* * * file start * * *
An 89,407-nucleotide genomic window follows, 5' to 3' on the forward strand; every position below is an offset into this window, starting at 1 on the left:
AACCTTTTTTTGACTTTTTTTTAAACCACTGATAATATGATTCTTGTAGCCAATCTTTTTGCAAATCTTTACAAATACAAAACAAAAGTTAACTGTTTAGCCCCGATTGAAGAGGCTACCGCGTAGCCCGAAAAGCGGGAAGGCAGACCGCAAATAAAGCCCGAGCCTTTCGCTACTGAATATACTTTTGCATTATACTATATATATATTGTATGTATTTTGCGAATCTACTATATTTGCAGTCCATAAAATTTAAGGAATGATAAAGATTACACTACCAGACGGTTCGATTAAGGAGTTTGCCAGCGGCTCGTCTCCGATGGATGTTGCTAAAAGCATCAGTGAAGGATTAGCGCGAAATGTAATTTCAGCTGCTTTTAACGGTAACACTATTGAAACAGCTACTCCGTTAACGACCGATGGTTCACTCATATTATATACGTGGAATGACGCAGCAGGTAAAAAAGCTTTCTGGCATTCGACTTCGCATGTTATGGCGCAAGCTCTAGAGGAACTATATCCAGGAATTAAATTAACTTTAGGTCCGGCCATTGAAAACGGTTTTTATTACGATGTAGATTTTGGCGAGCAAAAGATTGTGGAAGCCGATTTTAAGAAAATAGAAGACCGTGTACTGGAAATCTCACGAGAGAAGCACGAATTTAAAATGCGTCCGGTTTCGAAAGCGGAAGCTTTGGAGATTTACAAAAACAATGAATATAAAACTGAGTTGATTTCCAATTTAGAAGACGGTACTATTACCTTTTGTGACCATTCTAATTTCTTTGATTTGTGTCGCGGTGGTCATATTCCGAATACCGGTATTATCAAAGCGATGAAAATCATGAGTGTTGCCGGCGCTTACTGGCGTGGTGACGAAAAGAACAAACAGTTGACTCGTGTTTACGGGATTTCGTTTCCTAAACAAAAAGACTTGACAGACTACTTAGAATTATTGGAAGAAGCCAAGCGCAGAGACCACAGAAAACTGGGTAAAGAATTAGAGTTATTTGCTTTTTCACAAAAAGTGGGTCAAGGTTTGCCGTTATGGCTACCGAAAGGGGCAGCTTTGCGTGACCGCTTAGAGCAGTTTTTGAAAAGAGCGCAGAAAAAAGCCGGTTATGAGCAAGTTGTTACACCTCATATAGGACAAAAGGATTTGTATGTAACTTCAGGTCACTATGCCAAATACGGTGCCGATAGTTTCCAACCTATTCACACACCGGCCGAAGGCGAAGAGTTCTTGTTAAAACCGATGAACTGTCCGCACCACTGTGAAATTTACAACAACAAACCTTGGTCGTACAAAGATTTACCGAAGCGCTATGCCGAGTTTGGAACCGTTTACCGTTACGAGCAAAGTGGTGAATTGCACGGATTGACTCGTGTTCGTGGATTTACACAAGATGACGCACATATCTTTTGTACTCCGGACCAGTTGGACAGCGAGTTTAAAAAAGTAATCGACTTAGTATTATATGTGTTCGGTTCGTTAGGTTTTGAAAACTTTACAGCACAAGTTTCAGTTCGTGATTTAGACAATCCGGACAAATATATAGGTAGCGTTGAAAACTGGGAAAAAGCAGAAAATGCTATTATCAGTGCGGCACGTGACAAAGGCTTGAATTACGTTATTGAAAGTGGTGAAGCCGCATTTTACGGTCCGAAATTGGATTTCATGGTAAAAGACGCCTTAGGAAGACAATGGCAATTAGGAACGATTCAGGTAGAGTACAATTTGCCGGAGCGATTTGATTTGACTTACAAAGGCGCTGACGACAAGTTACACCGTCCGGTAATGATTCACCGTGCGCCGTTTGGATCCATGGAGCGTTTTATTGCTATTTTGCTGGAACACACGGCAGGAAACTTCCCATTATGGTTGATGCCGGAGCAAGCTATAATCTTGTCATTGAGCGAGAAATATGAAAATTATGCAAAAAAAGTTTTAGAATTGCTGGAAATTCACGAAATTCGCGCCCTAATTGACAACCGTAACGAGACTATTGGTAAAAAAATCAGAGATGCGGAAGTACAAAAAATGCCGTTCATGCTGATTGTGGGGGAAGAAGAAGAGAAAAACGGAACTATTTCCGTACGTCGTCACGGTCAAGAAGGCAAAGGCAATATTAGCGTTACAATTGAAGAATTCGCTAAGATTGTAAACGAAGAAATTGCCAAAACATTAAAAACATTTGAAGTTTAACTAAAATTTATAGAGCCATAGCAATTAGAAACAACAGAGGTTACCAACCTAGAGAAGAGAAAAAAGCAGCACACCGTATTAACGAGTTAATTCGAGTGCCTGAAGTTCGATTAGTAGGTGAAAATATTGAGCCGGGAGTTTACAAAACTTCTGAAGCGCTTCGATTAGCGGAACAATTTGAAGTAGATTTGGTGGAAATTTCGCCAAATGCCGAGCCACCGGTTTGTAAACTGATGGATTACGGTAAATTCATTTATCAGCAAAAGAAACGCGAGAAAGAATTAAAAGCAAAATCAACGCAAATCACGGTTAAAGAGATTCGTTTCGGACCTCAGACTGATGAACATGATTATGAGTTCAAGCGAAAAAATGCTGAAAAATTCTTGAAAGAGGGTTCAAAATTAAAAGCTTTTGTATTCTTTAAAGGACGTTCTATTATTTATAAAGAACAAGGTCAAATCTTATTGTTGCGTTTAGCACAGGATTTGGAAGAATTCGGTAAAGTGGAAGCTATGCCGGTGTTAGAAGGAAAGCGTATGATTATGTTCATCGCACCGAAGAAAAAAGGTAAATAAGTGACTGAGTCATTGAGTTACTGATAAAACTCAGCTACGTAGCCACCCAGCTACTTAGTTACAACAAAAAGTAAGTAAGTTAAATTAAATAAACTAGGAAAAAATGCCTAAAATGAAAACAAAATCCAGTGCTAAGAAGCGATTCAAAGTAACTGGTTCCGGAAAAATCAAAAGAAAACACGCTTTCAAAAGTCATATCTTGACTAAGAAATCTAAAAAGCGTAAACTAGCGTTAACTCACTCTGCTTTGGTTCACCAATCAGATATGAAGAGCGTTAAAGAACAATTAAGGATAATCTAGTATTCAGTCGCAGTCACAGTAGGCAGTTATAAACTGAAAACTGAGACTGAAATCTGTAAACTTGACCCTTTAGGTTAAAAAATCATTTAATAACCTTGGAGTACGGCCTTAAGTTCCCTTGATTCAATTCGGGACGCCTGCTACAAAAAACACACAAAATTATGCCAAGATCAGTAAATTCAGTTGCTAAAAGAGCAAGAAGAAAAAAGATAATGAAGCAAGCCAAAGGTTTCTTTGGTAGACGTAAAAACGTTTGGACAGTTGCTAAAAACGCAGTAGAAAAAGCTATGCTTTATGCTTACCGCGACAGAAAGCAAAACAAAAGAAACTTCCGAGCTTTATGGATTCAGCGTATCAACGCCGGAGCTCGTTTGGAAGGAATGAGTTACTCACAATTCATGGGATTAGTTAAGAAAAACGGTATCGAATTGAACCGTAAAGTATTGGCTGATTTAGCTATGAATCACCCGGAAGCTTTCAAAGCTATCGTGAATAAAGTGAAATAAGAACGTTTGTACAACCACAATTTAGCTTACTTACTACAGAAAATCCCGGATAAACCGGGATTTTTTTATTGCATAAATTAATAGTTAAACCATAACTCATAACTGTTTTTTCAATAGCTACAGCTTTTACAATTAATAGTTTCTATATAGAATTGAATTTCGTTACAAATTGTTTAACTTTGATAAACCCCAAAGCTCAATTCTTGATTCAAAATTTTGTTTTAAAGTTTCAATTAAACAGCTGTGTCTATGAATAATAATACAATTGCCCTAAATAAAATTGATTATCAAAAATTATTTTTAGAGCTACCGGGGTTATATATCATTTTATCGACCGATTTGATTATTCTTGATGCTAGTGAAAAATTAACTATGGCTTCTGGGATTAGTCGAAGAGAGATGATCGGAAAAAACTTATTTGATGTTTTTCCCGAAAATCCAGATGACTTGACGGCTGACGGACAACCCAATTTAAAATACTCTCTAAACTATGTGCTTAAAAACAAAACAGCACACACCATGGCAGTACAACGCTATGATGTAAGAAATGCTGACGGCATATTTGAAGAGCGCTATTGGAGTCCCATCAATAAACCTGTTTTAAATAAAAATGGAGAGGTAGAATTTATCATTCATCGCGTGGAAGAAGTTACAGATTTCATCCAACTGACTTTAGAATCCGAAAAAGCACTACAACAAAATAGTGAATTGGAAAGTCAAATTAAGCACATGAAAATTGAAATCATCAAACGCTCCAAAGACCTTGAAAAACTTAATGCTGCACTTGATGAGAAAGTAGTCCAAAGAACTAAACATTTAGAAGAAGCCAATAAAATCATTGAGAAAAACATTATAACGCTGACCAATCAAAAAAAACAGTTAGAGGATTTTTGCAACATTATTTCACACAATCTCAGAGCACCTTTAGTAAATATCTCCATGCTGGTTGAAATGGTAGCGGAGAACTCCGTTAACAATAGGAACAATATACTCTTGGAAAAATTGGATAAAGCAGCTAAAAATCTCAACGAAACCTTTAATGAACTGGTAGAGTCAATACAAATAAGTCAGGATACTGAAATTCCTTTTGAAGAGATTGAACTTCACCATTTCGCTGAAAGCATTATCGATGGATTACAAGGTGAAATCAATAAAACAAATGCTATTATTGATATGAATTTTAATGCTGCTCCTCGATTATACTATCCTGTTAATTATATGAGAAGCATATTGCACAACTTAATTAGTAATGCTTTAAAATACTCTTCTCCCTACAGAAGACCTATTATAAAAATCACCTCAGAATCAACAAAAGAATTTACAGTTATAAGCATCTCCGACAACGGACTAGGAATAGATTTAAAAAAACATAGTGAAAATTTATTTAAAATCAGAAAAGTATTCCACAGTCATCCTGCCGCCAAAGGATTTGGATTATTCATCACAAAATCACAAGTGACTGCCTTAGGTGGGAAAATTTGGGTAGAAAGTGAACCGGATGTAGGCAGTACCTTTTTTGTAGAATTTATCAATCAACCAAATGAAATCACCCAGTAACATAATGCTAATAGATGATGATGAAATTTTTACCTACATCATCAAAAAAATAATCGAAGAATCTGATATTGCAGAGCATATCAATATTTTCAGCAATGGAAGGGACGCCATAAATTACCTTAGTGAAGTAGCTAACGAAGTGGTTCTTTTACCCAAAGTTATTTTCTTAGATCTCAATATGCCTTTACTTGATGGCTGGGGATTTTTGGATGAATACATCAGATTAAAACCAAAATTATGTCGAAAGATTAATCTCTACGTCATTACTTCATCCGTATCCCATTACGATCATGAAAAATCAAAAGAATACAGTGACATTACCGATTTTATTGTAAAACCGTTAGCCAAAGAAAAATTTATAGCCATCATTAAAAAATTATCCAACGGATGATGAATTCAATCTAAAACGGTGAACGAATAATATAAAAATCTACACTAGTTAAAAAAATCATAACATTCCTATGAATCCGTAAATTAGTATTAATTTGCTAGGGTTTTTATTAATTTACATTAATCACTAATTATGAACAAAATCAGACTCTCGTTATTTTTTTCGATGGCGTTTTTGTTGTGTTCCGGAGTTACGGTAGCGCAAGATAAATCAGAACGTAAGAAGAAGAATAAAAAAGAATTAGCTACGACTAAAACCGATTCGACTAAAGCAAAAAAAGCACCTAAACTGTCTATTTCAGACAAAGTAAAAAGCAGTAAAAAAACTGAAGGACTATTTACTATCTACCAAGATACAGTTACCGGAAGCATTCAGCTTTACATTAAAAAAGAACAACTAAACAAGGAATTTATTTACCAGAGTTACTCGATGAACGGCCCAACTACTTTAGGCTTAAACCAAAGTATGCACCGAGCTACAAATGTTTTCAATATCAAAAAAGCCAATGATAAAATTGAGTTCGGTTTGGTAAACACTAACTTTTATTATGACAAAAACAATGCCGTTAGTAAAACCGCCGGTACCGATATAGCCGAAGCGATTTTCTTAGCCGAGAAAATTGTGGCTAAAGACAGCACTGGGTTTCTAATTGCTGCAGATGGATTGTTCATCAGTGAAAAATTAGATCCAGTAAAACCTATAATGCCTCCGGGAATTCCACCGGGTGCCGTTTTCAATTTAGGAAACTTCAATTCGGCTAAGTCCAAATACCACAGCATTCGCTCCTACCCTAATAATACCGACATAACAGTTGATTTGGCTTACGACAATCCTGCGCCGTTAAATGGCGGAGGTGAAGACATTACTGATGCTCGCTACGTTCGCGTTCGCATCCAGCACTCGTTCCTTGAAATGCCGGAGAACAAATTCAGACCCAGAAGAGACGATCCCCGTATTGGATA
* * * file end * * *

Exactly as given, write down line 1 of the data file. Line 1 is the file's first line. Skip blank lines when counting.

An 89,407-nucleotide genomic window follows, 5' to 3' on the forward strand; every position below is an offset into this window, starting at 1 on the left: